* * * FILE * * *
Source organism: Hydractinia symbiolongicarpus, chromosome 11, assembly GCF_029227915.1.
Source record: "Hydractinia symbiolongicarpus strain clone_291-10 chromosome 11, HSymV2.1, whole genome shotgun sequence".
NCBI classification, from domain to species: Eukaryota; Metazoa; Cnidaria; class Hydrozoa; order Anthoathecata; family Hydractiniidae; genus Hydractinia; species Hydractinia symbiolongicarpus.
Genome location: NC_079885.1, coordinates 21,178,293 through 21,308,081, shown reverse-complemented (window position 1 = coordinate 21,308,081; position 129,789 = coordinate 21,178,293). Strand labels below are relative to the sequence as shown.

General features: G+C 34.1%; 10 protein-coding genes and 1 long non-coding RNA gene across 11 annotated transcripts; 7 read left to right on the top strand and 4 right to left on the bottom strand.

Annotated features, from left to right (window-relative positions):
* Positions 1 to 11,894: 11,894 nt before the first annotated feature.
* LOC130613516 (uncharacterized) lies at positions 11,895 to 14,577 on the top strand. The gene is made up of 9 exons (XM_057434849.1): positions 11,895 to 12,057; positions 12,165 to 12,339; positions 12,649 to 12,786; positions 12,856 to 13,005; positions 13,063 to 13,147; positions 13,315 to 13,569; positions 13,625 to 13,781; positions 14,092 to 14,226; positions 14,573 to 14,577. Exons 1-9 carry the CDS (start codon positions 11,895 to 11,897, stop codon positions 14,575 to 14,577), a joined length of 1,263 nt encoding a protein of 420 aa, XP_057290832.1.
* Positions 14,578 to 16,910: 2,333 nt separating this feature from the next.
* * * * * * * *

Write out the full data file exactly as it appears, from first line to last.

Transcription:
Source organism: Hydractinia symbiolongicarpus, chromosome 11, assembly GCF_029227915.1.
Source record: "Hydractinia symbiolongicarpus strain clone_291-10 chromosome 11, HSymV2.1, whole genome shotgun sequence".
NCBI classification, from domain to species: Eukaryota; Metazoa; Cnidaria; class Hydrozoa; order Anthoathecata; family Hydractiniidae; genus Hydractinia; species Hydractinia symbiolongicarpus.
Genome location: NC_079885.1, coordinates 21,178,293 through 21,308,081, shown reverse-complemented (window position 1 = coordinate 21,308,081; position 129,789 = coordinate 21,178,293). Strand labels below are relative to the sequence as shown.

General features: G+C 34.1%; 10 protein-coding genes and 1 long non-coding RNA gene across 11 annotated transcripts; 7 read left to right on the top strand and 4 right to left on the bottom strand.

Annotated features, from left to right (window-relative positions):
* Positions 1 to 11,894: 11,894 nt before the first annotated feature.
* LOC130613516 (uncharacterized) lies at positions 11,895 to 14,577 on the top strand. The gene is made up of 9 exons (XM_057434849.1): positions 11,895 to 12,057; positions 12,165 to 12,339; positions 12,649 to 12,786; positions 12,856 to 13,005; positions 13,063 to 13,147; positions 13,315 to 13,569; positions 13,625 to 13,781; positions 14,092 to 14,226; positions 14,573 to 14,577. Exons 1-9 carry the CDS (start codon positions 11,895 to 11,897, stop codon positions 14,575 to 14,577), a joined length of 1,263 nt encoding a protein of 420 aa, XP_057290832.1.
* Positions 14,578 to 16,910: 2,333 nt separating this feature from the next.